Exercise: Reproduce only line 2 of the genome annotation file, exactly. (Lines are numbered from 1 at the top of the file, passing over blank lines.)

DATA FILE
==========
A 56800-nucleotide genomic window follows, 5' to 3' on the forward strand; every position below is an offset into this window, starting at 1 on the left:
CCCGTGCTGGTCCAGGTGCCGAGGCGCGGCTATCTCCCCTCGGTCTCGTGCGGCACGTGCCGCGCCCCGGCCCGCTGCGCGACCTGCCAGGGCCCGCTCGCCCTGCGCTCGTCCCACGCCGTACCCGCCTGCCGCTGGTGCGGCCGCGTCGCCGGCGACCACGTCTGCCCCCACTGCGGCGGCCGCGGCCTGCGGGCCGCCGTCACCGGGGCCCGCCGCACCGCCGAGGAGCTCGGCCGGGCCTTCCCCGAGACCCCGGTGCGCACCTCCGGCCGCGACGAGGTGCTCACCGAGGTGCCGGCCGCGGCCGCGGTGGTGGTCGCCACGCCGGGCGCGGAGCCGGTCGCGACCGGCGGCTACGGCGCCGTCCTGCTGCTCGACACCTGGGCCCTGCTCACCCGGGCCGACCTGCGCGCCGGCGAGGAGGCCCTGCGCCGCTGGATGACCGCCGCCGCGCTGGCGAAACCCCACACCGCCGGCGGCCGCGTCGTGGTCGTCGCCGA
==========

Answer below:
CCCGTGCTGGTCCAGGTGCCGAGGCGCGGCTATCTCCCCTCGGTCTCGTGCGGCACGTGCCGCGCCCCGGCCCGCTGCGCGACCTGCCAGGGCCCGCTCGCCCTGCGCTCGTCCCACGCCGTACCCGCCTGCCGCTGGTGCGGCCGCGTCGCCGGCGACCACGTCTGCCCCCACTGCGGCGGCCGCGGCCTGCGGGCCGCCGTCACCGGGGCCCGCCGCACCGCCGAGGAGCTCGGCCGGGCCTTCCCCGAGACCCCGGTGCGCACCTCCGGCCGCGACGAGGTGCTCACCGAGGTGCCGGCCGCGGCCGCGGTGGTGGTCGCCACGCCGGGCGCGGAGCCGGTCGCGACCGGCGGCTACGGCGCCGTCCTGCTGCTCGACACCTGGGCCCTGCTCACCCGGGCCGACCTGCGCGCCGGCGAGGAGGCCCTGCGCCGCTGGATGACCGCCGCCGCGCTGGCGAAACCCCACACCGCCGGCGGCCGCGTCGTGGTCGTCGCCGA